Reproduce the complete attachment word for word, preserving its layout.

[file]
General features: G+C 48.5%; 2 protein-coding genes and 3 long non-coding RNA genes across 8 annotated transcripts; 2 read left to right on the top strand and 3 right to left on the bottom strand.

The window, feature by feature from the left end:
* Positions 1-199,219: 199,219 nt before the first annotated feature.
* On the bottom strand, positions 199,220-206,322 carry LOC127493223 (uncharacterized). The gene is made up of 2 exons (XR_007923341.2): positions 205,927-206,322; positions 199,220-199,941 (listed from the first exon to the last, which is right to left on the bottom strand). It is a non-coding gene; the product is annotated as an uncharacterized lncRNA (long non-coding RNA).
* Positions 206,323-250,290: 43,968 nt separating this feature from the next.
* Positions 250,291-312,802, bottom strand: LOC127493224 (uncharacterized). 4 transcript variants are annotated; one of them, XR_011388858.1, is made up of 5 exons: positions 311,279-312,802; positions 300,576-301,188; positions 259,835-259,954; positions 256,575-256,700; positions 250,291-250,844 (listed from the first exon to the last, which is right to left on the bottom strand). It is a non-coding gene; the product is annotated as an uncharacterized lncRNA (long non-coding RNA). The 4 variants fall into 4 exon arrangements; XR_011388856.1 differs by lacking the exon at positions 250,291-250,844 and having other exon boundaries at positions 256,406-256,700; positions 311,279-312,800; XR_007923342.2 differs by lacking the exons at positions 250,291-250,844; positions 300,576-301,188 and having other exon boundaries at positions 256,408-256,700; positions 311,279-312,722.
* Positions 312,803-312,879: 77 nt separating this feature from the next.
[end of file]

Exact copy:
General features: G+C 48.5%; 2 protein-coding genes and 3 long non-coding RNA genes across 8 annotated transcripts; 2 read left to right on the top strand and 3 right to left on the bottom strand.

The window, feature by feature from the left end:
* Positions 1-199,219: 199,219 nt before the first annotated feature.
* On the bottom strand, positions 199,220-206,322 carry LOC127493223 (uncharacterized). The gene is made up of 2 exons (XR_007923341.2): positions 205,927-206,322; positions 199,220-199,941 (listed from the first exon to the last, which is right to left on the bottom strand). It is a non-coding gene; the product is annotated as an uncharacterized lncRNA (long non-coding RNA).
* Positions 206,323-250,290: 43,968 nt separating this feature from the next.
* Positions 250,291-312,802, bottom strand: LOC127493224 (uncharacterized). 4 transcript variants are annotated; one of them, XR_011388858.1, is made up of 5 exons: positions 311,279-312,802; positions 300,576-301,188; positions 259,835-259,954; positions 256,575-256,700; positions 250,291-250,844 (listed from the first exon to the last, which is right to left on the bottom strand). It is a non-coding gene; the product is annotated as an uncharacterized lncRNA (long non-coding RNA). The 4 variants fall into 4 exon arrangements; XR_011388856.1 differs by lacking the exon at positions 250,291-250,844 and having other exon boundaries at positions 256,406-256,700; positions 311,279-312,800; XR_007923342.2 differs by lacking the exons at positions 250,291-250,844; positions 300,576-301,188 and having other exon boundaries at positions 256,408-256,700; positions 311,279-312,722.
* Positions 312,803-312,879: 77 nt separating this feature from the next.